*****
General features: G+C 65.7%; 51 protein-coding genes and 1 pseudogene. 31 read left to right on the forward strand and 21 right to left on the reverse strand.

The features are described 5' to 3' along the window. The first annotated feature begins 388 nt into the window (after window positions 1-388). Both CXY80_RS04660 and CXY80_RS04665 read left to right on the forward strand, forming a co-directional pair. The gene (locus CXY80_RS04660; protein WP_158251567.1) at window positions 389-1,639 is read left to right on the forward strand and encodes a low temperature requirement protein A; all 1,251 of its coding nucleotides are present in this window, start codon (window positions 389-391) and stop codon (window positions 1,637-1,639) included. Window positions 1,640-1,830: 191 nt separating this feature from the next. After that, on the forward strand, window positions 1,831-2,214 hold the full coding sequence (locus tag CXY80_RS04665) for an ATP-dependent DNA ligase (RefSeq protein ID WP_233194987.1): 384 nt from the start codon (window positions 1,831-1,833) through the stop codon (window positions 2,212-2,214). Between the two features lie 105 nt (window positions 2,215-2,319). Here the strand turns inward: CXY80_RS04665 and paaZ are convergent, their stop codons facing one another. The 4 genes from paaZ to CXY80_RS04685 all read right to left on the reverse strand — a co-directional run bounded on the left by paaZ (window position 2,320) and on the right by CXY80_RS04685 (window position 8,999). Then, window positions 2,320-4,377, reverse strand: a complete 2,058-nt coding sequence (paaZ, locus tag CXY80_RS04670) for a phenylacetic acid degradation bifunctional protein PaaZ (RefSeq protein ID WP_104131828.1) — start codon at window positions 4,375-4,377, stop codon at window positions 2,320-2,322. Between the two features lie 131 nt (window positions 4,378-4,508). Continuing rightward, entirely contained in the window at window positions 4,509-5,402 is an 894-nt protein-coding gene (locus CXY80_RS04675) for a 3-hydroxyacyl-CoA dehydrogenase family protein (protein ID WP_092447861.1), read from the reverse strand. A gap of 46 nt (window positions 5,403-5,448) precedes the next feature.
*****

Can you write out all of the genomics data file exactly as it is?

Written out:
General features: G+C 65.7%; 51 protein-coding genes and 1 pseudogene. 31 read left to right on the forward strand and 21 right to left on the reverse strand.

The features are described 5' to 3' along the window. The first annotated feature begins 388 nt into the window (after window positions 1-388). Both CXY80_RS04660 and CXY80_RS04665 read left to right on the forward strand, forming a co-directional pair. The gene (locus CXY80_RS04660; protein WP_158251567.1) at window positions 389-1,639 is read left to right on the forward strand and encodes a low temperature requirement protein A; all 1,251 of its coding nucleotides are present in this window, start codon (window positions 389-391) and stop codon (window positions 1,637-1,639) included. Window positions 1,640-1,830: 191 nt separating this feature from the next. After that, on the forward strand, window positions 1,831-2,214 hold the full coding sequence (locus tag CXY80_RS04665) for an ATP-dependent DNA ligase (RefSeq protein ID WP_233194987.1): 384 nt from the start codon (window positions 1,831-1,833) through the stop codon (window positions 2,212-2,214). Between the two features lie 105 nt (window positions 2,215-2,319). Here the strand turns inward: CXY80_RS04665 and paaZ are convergent, their stop codons facing one another. The 4 genes from paaZ to CXY80_RS04685 all read right to left on the reverse strand — a co-directional run bounded on the left by paaZ (window position 2,320) and on the right by CXY80_RS04685 (window position 8,999). Then, window positions 2,320-4,377, reverse strand: a complete 2,058-nt coding sequence (paaZ, locus tag CXY80_RS04670) for a phenylacetic acid degradation bifunctional protein PaaZ (RefSeq protein ID WP_104131828.1) — start codon at window positions 4,375-4,377, stop codon at window positions 2,320-2,322. Between the two features lie 131 nt (window positions 4,378-4,508). Continuing rightward, entirely contained in the window at window positions 4,509-5,402 is an 894-nt protein-coding gene (locus CXY80_RS04675) for a 3-hydroxyacyl-CoA dehydrogenase family protein (protein ID WP_092447861.1), read from the reverse strand. A gap of 46 nt (window positions 5,403-5,448) precedes the next feature.